Location: BSB 137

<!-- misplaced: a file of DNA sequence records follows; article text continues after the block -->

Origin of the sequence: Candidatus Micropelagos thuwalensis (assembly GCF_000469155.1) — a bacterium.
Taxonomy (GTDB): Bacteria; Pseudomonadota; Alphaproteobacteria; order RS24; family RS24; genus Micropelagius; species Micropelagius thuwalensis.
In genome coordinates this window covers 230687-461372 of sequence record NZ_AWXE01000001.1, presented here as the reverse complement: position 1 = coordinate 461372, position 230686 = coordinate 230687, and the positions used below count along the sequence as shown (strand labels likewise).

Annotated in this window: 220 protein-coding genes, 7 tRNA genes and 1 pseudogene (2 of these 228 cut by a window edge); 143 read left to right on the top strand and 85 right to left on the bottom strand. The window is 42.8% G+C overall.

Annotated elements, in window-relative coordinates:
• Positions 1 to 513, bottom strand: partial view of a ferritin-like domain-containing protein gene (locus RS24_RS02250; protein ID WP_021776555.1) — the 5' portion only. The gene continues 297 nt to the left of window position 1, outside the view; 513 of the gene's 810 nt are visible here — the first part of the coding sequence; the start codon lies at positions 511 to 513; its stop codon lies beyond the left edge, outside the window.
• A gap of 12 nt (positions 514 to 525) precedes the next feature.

The efficiency of state-of-the-art seawater desalination technology, namely reverse osmosis, is approaching its thermodynamic limit, yet energy consumption of water desalination processes remains unsustainably high. This presentation will address recent work in the Water and Energy Efficiency for the Environment (WE3) lab at Carnegie Mellon University to evaluate the technical and economic feasibility of desalination processes driven by low-temperature waste heat. I will review our recent work describing the quality, quantity, and spatial-temporal availability of waste heat from electric power generation facilities, the largest concentrated sources of waste heat in the US. Next, I will review process models that characterize the production capacity of waste-heat driven separation processes, including our own which accounts for non-equilibrium conditions during draw solute recovery. Finally, I will present economic optimization models that we are developing to explore the economic feasibility of waste-heat driven FO processes for diverse feed streams.
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